college of liberal arts

50th anniversary of historic Everest climb

CORVALLIS, Ore. – Fifty years ago this spring, the first American mountaineers to scale the world’s tallest mountain accomplished that feat in a manner that still has the climbing world in awe today. The ascent of Mt. Everest by Willi Unsoeld and Tom Hornbein is considered one of the greatest climbing achievements in history.

A graduate of Oregon State University, Unsoeld later served on the faculty of the Department of Religion and Philosophy at Oregon State before taking a leave of absence to join the Peace Corps and embarking upon his historic trek.

It was a quest that would cost Unsoeld nine of his toes from frostbite, but cement his reputation as one of the country’s greatest climbers and give birth to a legacy of adventure-seeking that today still thrives at Oregon State University.

Josh Norris, director of the Adventure Leadership Institute for OSU’s Department of Recreational Sports, said that Unsoeld’s philosophy of life is as compelling to students today as tales of his climbing triumphs.

“When Willi was in his late 40s, he could out-climb just about anyone around even though he was missing almost all of his toes and had an artificial hip,” Norris said. “He was a strong personality and was most at home when he was in the outdoors, in touch with what he called ‘the sacred,’ or nature. His basic philosophy was that if you didn’t experience life to its fullest, you weren’t really living.”

That philosophy is what led to the Mt. Everest achievement. Edmund Hillary and Tenzing Norgay became the first climbers to scale the world’s tallest peak in 1953, taking a southern route. In the subsequent decade, only one other successful climb took place, using that same route.

Ten years later, the National Geographic Society sponsored an ascent that resulted in dual attempts. Two American climbers would follow the southern route; Unsoeld and Hornbein opted to go for the western route, which was considered a near-impossible climb.

The difficulty of the route was not the only challenge; the climbers would have to carry all of their gear on their backs – no base camp, no porters, and no way back.

“They were totally going for broke,” said Norris, who has become a bit of a historian in researching OSU’s mountain climbing past. “They had no camp to retreat to, so they decided to traverse the peak. They had to make it to the top from the west and descend on a different route. That daredevil approach is why Willi joined the team – he didn’t want to try a route that someone else had already done.”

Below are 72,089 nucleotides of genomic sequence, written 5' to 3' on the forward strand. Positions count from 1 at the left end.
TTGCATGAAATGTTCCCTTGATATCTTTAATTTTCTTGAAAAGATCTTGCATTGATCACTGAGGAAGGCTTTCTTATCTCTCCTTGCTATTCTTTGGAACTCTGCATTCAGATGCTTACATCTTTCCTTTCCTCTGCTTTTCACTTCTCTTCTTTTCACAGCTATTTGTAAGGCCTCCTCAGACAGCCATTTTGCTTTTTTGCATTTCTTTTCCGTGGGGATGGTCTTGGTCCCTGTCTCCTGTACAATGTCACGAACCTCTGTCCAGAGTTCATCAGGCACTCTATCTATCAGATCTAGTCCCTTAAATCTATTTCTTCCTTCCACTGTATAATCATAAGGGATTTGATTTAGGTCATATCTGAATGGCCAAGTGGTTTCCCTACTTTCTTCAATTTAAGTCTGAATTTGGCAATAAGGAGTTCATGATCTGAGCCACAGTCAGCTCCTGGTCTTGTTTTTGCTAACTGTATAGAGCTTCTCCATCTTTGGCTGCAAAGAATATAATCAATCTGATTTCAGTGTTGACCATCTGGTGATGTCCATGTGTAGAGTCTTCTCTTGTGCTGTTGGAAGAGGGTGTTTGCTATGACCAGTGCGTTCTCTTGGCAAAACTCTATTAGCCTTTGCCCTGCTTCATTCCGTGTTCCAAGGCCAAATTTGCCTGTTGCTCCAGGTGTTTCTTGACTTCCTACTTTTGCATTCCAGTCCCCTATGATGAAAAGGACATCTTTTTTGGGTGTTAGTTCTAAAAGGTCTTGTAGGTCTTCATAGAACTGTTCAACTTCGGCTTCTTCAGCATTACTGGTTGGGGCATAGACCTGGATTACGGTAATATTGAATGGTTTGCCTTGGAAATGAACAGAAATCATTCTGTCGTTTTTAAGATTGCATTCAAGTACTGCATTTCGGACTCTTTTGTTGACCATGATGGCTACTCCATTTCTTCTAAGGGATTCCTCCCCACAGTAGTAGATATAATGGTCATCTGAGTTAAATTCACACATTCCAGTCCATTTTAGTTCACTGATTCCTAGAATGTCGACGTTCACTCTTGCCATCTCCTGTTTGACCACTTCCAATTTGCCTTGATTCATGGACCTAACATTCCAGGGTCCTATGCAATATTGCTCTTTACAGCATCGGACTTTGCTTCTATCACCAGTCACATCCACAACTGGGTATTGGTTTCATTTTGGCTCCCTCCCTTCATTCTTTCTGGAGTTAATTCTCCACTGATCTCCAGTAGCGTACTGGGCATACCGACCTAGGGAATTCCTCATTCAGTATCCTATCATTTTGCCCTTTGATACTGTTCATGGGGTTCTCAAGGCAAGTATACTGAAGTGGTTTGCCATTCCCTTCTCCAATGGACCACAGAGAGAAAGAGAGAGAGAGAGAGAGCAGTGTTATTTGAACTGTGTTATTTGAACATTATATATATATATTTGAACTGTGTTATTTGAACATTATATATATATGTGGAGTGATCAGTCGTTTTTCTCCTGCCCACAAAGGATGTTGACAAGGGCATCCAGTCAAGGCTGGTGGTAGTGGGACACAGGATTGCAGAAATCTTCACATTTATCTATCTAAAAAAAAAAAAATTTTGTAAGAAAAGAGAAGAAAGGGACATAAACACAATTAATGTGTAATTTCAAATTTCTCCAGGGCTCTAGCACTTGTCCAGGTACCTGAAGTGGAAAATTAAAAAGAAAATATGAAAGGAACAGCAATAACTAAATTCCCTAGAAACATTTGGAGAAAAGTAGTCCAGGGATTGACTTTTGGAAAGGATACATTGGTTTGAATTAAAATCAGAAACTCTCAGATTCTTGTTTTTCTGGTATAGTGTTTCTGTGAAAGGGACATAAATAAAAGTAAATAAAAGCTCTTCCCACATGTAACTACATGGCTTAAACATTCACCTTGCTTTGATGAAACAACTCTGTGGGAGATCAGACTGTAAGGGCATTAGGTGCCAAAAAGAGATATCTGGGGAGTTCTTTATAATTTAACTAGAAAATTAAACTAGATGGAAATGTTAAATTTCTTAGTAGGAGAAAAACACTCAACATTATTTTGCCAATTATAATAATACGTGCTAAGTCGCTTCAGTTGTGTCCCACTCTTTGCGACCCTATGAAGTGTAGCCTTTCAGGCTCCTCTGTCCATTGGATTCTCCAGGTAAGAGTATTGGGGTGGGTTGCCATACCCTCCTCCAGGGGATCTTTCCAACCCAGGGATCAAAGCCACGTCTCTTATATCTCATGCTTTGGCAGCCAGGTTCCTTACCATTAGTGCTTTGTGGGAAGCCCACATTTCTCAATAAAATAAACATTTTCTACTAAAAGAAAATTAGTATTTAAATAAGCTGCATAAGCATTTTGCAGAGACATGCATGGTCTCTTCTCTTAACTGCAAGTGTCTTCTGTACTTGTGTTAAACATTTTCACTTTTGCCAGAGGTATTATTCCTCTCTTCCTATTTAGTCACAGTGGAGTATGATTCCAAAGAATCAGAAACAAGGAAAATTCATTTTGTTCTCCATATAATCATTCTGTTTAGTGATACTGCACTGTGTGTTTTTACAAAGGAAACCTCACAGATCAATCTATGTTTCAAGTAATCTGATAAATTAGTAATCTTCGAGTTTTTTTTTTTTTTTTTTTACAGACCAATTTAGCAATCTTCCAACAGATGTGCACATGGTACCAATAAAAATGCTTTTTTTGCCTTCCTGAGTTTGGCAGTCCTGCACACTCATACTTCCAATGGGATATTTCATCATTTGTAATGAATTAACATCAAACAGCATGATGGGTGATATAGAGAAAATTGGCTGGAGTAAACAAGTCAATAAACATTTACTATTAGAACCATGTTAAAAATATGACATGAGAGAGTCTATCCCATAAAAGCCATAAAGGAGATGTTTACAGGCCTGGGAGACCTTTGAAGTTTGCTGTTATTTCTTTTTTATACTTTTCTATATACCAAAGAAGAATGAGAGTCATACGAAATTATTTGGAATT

Scaling a 29,000-foot peak in the bitter cold, and carrying all of the necessary food, ropes, oxygen and other supplies on your back is almost beyond comprehension by today’s standards.

“Last year a group of climbers tried to recreate the Unsoeld-Hornbein climb,” Norris said, “and they did not succeed – even with modern equipment.”

After the successful ascent and summit on May 22, 1963, Unsoeld was hospitalized for weeks in Nepal. Oregon State president A.L. Strand sent a letter to faculty and staff seeking donations to help pay for his medical care; when he took leave from the university he lost his health insurance.

Eventually, Unsoeld returned to the United States and became a founding faculty member of Evergreen College in Washington. He died in 1979 at the age of 52, leading a group of Evergreen students on a climb of Mt. Rainier when he was buried in an avalanche.

Norris said that Unsoeld’s spirit has carried on at Oregon State. In 1988, OSU graduate Stacy Allison became the first American woman to scale Mt. Everest.

Today, the university’s Adventure Leadership Institute, which was founded in 1947 with undergraduate Unsoeld as a charter member, draws students to outdoor activities, Norris said. Some 9,500 annually participate in classes or outdoor activities, which include climbing, kayaking, hiking, cycling and other pursuits.

“It is more than just experiencing outdoor adventures,” Norris said, “the institute is about instilling the qualities of leadership and spirit that Willi Unsoeld personified.”

The OSU Adventure Club has some 200 dues-paying members who climb peaks throughout the Pacific Northwest, including Mount Hood, Mount St. Helens, Smith Rocks, Mount Rainier, The Three Sisters and others. Climbing walls in Dixon Recreation Center draw some 28,000 visits a year.